are X-linked (males have one X chromosome [haplotype] and females have two X
chromosomes).
3. Using the pull-down menu for ‘EGP Finished Gene Phasebase Input File,’ choose the
gene FEN1 re-sequenced by NIEHS SNPs.
4. To focus on common genetic variation, we suggest you filter by minor allele
frequency for common SNPs. Enter 5 in ‘Rare Allele Percentage (integer, 0 to 50).’
5
5. To identify the number of haplotypes in your population sample, sort by sample. At
‘Cluster By:’ choose ‘SAMPLE.’
6. Click on ‘Run VH1 on the Web!’
7. You should have an image of the haplotypes in a pop-up window. The numbers at
the top of the image represent the SNPs (numbered along a reference sequence used
in re-sequencing the gene). The SNPs here are sorted according to samples with the
same haplotype. The numbers on the side of the image represent the sample ID.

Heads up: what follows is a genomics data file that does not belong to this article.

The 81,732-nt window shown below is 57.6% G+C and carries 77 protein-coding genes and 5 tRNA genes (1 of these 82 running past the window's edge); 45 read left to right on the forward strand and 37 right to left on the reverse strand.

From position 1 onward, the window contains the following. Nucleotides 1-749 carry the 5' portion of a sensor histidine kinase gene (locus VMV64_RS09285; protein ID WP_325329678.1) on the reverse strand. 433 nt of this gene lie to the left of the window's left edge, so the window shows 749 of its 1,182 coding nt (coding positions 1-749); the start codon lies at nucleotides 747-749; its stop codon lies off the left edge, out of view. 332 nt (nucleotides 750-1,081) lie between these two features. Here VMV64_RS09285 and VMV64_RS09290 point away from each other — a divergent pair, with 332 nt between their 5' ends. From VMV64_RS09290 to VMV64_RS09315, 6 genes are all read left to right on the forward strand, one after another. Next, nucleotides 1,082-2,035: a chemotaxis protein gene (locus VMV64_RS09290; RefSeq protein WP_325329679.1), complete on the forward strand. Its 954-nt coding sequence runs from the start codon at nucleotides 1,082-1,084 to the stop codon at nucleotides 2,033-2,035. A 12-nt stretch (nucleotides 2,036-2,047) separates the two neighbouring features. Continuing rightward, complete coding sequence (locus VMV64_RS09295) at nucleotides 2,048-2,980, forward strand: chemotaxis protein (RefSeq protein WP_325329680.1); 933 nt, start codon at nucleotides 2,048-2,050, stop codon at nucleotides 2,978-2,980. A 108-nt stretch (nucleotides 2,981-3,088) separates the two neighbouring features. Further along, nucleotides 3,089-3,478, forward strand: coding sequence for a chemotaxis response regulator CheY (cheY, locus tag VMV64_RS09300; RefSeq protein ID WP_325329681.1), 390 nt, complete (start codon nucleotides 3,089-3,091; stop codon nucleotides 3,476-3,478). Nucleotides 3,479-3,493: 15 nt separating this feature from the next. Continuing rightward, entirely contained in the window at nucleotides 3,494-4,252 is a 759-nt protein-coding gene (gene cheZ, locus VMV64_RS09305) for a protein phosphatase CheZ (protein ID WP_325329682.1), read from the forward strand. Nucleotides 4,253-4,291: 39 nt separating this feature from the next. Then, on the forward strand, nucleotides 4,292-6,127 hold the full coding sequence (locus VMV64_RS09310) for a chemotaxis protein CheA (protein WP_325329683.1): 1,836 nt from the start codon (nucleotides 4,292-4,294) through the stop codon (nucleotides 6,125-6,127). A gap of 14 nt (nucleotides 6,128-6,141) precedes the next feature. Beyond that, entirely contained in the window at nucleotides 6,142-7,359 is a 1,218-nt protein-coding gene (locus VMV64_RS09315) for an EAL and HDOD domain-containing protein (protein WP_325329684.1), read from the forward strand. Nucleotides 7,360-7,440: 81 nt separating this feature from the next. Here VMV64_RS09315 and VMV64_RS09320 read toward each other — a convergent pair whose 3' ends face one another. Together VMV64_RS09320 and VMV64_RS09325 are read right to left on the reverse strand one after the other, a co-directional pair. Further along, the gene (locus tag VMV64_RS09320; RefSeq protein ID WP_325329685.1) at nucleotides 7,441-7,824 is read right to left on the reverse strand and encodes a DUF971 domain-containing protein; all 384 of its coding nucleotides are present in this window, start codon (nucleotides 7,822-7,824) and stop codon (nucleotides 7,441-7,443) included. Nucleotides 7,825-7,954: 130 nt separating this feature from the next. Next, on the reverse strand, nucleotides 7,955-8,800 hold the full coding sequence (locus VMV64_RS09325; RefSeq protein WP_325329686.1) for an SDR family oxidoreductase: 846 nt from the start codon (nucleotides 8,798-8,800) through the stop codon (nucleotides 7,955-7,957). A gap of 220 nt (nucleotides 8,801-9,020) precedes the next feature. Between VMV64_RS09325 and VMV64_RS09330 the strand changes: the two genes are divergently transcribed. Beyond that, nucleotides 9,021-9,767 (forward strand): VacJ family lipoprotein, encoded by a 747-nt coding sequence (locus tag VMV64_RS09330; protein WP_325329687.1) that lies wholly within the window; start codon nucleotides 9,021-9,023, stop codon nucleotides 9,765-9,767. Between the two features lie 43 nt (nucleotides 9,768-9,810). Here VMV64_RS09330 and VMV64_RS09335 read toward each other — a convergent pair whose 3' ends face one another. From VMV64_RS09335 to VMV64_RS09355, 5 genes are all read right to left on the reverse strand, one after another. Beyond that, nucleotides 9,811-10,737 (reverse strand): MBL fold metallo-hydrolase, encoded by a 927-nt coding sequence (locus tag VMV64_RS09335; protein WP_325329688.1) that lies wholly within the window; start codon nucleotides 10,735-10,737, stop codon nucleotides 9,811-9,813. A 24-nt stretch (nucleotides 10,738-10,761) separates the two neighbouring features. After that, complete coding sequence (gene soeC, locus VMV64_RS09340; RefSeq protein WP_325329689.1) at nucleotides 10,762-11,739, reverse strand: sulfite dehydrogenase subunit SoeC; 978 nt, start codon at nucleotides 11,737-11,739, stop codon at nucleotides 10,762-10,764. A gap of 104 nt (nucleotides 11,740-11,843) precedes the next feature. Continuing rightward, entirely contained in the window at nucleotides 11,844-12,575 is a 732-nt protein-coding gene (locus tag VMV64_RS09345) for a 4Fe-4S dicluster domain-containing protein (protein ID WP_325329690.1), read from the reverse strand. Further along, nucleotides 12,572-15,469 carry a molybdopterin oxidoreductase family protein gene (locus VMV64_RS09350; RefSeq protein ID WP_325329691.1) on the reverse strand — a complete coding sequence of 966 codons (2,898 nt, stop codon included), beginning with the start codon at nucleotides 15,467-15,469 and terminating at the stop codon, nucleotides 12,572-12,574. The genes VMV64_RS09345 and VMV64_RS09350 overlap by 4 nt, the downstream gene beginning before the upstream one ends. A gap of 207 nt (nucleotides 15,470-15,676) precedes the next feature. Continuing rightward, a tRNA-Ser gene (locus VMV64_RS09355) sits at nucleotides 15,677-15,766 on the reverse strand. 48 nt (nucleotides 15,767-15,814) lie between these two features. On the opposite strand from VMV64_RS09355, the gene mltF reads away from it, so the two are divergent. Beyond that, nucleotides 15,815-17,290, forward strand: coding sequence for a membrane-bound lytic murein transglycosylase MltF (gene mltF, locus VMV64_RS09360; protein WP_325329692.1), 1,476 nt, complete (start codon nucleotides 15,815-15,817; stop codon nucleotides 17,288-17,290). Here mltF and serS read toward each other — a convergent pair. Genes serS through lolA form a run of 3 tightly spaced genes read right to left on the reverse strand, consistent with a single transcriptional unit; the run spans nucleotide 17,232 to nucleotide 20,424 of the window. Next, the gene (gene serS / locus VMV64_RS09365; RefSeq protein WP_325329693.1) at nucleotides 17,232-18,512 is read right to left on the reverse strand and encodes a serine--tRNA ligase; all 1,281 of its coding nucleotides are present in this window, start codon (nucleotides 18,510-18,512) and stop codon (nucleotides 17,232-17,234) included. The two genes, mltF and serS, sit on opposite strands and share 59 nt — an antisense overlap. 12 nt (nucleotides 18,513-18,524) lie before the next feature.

Each square represents an individual sample’s allele: common (blue) and rare
(yellow) allele. Each row represents the individual sample’s haplotype, and each
individual will have two rows representing the two chromosomes. You can identify
the number of common haplotypes manually using VH1.
8. How many haplotypes do you have? (Scroll down – also look at names of samples;
hint there are 2 haplotypes for each sample) How many haplotype tagSNPs would
you genotype to resolve all common haplotypes?
Part 6. Where to Find Haplotypes in NIEHS SNPs
1. In addition to VH1, we offer PHASEv2.0 output for each of the genes re-sequenced
on the NIEHS SNPs website. Under ‘Gene Targets’ in the left-hand navigation
menu, click on ‘A-Z Finished Genes Directory.’
2. Choose ‘F’ and then FEN1.
3. PHASE output is found in the ‘Haplotyping Data’ section of the gene’s web page.
4. Let’s look at the Phase Output file. There are three SNPs listed under ‘Begin List
Summary.’ How many haplotypes? What bases are in the haplotypes for each SNP
site? What is the least frequent haplotype?
Part 7. Haplotypes in GeneSNPs
1. The GeneSNPs resource at the University of Utah
(http://www.genome.utah.edu/genesnps/) is linked off of all NIEHS SNPs gene data
pages. Navigate to GeneSNPs and click on ‘Open Query’ at the top of the page, enter